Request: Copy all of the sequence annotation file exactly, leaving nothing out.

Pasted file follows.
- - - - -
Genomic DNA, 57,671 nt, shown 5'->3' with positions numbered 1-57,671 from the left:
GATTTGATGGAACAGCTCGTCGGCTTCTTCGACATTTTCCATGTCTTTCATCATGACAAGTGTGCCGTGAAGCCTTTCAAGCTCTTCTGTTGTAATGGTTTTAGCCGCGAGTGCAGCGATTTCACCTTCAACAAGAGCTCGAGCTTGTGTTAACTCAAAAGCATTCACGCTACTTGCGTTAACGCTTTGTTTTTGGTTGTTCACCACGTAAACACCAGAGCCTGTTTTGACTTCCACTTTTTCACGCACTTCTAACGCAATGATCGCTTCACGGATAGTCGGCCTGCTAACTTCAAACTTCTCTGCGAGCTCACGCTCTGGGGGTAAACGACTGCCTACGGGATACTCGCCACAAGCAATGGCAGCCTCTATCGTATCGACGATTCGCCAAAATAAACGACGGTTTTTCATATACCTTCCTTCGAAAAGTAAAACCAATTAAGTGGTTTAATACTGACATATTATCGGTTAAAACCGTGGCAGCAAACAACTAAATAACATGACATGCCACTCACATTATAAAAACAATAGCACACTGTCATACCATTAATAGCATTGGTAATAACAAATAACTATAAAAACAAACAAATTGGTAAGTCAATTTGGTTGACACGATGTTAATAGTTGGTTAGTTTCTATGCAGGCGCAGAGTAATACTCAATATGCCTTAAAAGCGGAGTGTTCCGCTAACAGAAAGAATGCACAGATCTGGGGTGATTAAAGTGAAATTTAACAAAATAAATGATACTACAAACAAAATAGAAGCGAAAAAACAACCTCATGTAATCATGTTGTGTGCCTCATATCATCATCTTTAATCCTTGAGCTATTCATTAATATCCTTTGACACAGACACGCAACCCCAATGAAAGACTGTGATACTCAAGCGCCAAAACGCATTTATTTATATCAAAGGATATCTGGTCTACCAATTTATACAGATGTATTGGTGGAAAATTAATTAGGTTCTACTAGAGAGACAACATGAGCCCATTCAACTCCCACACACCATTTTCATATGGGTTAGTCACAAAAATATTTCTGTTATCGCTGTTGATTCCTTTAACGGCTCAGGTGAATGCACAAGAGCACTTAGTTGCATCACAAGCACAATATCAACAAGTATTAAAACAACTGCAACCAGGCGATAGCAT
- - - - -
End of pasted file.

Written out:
Genomic DNA, 57,671 nt, shown 5'->3' with positions numbered 1-57,671 from the left:
GATTTGATGGAACAGCTCGTCGGCTTCTTCGACATTTTCCATGTCTTTCATCATGACAAGTGTGCCGTGAAGCCTTTCAAGCTCTTCTGTTGTAATGGTTTTAGCCGCGAGTGCAGCGATTTCACCTTCAACAAGAGCTCGAGCTTGTGTTAACTCAAAAGCATTCACGCTACTTGCGTTAACGCTTTGTTTTTGGTTGTTCACCACGTAAACACCAGAGCCTGTTTTGACTTCCACTTTTTCACGCACTTCTAACGCAATGATCGCTTCACGGATAGTCGGCCTGCTAACTTCAAACTTCTCTGCGAGCTCACGCTCTGGGGGTAAACGACTGCCTACGGGATACTCGCCACAAGCAATGGCAGCCTCTATCGTATCGACGATTCGCCAAAATAAACGACGGTTTTTCATATACCTTCCTTCGAAAAGTAAAACCAATTAAGTGGTTTAATACTGACATATTATCGGTTAAAACCGTGGCAGCAAACAACTAAATAACATGACATGCCACTCACATTATAAAAACAATAGCACACTGTCATACCATTAATAGCATTGGTAATAACAAATAACTATAAAAACAAACAAATTGGTAAGTCAATTTGGTTGACACGATGTTAATAGTTGGTTAGTTTCTATGCAGGCGCAGAGTAATACTCAATATGCCTTAAAAGCGGAGTGTTCCGCTAACAGAAAGAATGCACAGATCTGGGGTGATTAAAGTGAAATTTAACAAAATAAATGATACTACAAACAAAATAGAAGCGAAAAAACAACCTCATGTAATCATGTTGTGTGCCTCATATCATCATCTTTAATCCTTGAGCTATTCATTAATATCCTTTGACACAGACACGCAACCCCAATGAAAGACTGTGATACTCAAGCGCCAAAACGCATTTATTTATATCAAAGGATATCTGGTCTACCAATTTATACAGATGTATTGGTGGAAAATTAATTAGGTTCTACTAGAGAGACAACATGAGCCCATTCAACTCCCACACACCATTTTCATATGGGTTAGTCACAAAAATATTTCTGTTATCGCTGTTGATTCCTTTAACGGCTCAGGTGAATGCACAAGAGCACTTAGTTGCATCACAAGCACAATATCAACAAGTATTAAAACAACTGCAACCAGGCGATAGCAT